Friday, July 10, 2015

Democrats announce additional grants for Standing Rock

Former US Attorneys, Brendan Johnson and Tim Purdon, both Obama appointees, are considered strong contenders for careers in politics. Last year Purdon accompanied President Obama on a visit to the Standing Rock Indian Reservation as did Democratic US Senator from North Dakota, Heidi Heitkamp.
A federal grant will allow the Standing Rock Sioux Tribe to implement a new education code and student data system throughout all 10 of the reservation's schools. Emma Jean Blue Earth, director of the Standing Rock Tribal Department of Education, learned Thursday that the U.S. Interior Department awarded the tribe part of $1.45 million intended to strengthen tribe's education systems. Ten high school and college students from Standing Rock attended the gathering in Washington. [Bismarck Tribune]
Heitkamp talked with Indian Country Today about legislation that would create a national Commission on Native Children to conduct an intensive study into issues facing Native youth.
The president has been an ally on this and I know how passionately he feels coming to Standing Rock, having spent time with him and then watching as he did the Native American leader Summit and the impact talking to the kids at Standing Rock had on he and Michelle. We have no better ally. This is a president who really gets it and we want to have his legacy be 'changes that actually result in improvement for Native American kids. [Heitkamp, interview with Indian Country Today Media]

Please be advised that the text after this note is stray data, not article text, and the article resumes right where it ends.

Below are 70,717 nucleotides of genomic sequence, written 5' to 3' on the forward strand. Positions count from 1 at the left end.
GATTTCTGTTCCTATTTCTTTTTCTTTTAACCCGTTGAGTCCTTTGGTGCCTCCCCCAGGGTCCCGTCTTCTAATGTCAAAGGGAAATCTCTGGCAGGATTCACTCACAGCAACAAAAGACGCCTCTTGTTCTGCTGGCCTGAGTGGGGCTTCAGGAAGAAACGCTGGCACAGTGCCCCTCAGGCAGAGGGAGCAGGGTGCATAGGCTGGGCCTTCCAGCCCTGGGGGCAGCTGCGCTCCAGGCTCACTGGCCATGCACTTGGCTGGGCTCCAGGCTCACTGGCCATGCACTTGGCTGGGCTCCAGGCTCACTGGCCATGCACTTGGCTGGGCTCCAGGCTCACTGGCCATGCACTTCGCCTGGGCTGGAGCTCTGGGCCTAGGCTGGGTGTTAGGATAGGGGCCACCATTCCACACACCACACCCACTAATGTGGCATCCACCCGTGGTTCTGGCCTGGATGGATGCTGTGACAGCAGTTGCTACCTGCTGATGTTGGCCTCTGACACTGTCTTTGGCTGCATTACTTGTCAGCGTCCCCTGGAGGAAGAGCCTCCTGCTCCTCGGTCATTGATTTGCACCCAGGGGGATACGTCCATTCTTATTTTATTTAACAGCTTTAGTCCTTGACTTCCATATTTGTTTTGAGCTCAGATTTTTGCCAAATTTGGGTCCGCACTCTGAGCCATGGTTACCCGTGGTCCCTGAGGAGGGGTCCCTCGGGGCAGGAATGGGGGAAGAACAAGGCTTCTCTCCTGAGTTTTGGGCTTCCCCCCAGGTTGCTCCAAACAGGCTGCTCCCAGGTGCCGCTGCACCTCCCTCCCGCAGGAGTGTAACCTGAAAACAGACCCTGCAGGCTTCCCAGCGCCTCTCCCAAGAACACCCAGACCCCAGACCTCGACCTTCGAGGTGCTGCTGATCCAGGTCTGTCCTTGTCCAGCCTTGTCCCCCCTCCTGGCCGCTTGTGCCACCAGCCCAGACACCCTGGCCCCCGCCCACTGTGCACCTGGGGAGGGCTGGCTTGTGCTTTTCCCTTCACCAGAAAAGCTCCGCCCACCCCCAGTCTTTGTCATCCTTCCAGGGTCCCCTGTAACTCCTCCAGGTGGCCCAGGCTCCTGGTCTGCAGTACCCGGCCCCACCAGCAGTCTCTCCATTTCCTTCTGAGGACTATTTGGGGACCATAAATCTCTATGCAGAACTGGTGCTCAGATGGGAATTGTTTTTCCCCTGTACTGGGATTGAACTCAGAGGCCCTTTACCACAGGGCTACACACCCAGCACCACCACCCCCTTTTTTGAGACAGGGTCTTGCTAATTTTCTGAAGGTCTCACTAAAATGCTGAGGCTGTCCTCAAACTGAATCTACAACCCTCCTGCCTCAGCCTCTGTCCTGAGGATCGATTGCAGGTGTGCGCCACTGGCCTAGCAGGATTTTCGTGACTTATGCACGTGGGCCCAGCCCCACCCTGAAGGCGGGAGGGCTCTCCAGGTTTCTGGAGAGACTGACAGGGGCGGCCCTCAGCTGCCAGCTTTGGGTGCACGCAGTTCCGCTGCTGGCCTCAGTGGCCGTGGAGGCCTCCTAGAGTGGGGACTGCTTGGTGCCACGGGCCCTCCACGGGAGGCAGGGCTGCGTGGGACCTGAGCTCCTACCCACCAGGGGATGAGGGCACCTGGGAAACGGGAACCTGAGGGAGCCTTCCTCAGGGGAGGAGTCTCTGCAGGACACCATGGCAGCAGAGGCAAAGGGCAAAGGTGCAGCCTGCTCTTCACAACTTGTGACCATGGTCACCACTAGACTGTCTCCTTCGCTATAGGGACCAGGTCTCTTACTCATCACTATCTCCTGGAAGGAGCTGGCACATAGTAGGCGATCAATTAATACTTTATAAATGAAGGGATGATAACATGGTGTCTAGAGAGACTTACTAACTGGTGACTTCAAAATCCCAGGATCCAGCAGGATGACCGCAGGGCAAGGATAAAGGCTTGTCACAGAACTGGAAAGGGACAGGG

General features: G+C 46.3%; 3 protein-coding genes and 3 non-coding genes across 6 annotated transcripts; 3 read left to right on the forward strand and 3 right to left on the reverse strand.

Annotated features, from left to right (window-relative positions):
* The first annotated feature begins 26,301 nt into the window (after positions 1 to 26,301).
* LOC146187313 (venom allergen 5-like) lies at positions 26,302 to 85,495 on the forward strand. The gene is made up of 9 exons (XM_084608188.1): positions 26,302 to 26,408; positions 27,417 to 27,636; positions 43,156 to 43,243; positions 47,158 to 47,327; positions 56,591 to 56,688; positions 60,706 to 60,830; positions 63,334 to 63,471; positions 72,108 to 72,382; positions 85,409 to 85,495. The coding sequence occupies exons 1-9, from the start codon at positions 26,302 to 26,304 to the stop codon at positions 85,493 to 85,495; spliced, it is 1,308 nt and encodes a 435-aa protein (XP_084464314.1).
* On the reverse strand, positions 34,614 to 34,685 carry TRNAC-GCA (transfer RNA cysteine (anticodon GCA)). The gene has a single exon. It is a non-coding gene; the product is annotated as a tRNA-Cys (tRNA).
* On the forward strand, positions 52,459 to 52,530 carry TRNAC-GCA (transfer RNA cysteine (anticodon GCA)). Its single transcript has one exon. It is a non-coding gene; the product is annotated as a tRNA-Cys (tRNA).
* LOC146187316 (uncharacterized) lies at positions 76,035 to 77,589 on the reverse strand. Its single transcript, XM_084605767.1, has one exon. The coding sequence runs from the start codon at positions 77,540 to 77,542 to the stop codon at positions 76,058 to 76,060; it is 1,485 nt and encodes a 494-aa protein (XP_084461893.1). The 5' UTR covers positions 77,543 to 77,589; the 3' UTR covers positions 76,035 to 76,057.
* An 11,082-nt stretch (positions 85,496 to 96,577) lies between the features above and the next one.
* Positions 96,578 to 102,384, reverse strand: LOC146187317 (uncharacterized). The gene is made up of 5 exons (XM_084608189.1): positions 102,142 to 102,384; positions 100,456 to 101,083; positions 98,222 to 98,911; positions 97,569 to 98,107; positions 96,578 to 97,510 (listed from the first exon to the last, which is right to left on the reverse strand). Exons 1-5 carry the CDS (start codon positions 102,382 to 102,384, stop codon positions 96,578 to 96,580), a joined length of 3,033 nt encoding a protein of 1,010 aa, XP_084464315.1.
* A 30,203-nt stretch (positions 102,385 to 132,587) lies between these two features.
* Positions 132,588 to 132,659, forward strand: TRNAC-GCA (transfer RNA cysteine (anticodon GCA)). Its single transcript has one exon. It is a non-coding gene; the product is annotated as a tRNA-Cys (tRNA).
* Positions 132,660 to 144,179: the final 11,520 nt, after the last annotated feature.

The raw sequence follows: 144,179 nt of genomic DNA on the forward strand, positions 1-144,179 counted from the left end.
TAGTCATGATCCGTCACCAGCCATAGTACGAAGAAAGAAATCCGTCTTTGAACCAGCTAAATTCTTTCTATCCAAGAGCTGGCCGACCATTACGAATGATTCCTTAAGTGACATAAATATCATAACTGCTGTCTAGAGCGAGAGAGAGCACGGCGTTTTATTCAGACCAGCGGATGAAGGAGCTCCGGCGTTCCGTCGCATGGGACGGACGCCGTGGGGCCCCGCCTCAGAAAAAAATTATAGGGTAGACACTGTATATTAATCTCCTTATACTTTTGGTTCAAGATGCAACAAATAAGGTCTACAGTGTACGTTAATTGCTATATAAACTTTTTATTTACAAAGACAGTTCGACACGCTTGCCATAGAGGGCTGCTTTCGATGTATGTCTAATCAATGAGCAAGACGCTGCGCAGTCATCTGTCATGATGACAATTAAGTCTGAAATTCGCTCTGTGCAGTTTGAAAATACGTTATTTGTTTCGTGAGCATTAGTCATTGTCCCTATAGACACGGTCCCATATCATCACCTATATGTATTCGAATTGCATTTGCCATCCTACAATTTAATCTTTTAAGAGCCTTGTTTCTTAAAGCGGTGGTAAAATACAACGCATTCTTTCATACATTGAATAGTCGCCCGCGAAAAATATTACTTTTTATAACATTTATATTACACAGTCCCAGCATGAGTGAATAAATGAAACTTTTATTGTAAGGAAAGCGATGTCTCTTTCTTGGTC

Renewable energy strengthens communities in Indian Country.
The Interior Department has sent out $195 million in offers to landowners on the Standing Rock Sioux Reservation in North Dakota and South Dakota. The $3.4 billion Cobell settlement provided $1.9 billion for Indian landowners who want to sell (pdf) their fractionated interests. DOI will pay "fair market value" as required by the Indian Land Consolidation Act. Participation is entirely voluntary. Any land that is acquired will be returned to tribes. [Indianz]
Ice storms routinely knock out electric power on reservations sometimes resulting in lost lives.
A college on the Standing Rock Indian Reservation will receive about $1 million in federal funding for a $2 million renewable energy project. The grant will be used to help install 636 kilowatts of solar power at five buildings at Sitting Bull College. Officials say the project should decrease short-term energy costs by 20 percent, saving about $74,000 a year. Standing Rock is one of 11 tribal communities slated to split up nearly $6 million in federal money for clean energy projects. The 3,600-square-mile reservation straddles the North Dakota-South Dakota border. [Associated Press]
Microgrid technologies are destined to enhance tribal sovereignty and free communities from monopolistic utilities.

Purdon is representing Alex White Plume who has been trying to grow industrial cannabis on the Pine Ridge Indian Reservation in South Dakota for at least twenty years.

No comments:

Post a Comment

Anyone may comment but please use a handle so the blog author can respond effectively; bot verification is enabled. Thank you for visiting.